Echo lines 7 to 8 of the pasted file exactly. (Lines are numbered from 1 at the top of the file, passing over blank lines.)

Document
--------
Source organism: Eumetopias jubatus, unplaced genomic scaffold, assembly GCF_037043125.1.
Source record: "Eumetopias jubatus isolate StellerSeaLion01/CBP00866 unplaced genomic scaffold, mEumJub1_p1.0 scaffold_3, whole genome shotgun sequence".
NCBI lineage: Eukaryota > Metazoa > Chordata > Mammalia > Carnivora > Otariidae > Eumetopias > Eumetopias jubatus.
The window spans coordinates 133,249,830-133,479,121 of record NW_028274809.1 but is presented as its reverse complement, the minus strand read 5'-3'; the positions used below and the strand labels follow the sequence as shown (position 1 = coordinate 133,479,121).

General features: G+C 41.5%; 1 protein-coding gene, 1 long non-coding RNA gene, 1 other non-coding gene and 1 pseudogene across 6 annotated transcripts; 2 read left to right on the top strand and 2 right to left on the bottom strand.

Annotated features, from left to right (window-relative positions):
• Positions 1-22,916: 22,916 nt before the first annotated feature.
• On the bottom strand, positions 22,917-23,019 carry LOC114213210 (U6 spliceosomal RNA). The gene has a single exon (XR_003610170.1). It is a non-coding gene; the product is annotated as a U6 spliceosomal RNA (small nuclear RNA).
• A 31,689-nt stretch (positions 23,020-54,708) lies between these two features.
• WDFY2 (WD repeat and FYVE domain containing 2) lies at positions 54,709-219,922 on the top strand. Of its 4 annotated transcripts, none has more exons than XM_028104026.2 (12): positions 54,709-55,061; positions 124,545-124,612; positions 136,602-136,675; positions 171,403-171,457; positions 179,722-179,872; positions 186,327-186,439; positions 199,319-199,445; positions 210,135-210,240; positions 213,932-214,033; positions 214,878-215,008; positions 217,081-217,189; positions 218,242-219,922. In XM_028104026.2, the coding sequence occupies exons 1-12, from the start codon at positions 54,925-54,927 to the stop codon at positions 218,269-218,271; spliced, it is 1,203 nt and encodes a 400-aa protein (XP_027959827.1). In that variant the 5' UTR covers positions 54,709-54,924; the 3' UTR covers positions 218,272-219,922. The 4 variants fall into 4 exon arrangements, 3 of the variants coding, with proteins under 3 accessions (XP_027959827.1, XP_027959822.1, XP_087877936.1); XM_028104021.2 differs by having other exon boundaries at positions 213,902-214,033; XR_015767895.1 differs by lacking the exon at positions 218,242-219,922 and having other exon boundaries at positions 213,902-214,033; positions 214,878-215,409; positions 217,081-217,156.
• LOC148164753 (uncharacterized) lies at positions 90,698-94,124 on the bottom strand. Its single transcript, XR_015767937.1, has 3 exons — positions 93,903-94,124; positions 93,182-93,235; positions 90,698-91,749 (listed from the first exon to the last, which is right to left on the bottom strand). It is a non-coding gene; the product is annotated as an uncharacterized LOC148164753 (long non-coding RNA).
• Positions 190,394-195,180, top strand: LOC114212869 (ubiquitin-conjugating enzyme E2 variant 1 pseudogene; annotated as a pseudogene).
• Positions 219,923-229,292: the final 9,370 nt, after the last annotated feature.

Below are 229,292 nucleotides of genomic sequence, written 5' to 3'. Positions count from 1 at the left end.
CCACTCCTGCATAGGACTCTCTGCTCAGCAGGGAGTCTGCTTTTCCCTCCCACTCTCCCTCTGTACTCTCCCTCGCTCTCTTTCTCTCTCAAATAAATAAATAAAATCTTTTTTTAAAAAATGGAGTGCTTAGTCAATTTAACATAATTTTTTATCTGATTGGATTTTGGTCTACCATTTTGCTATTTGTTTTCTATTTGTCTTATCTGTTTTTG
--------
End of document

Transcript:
• Positions 1-22,916: 22,916 nt before the first annotated feature.
• On the bottom strand, positions 22,917-23,019 carry LOC114213210 (U6 spliceosomal RNA). The gene has a single exon (XR_003610170.1). It is a non-coding gene; the product is annotated as a U6 spliceosomal RNA (small nuclear RNA).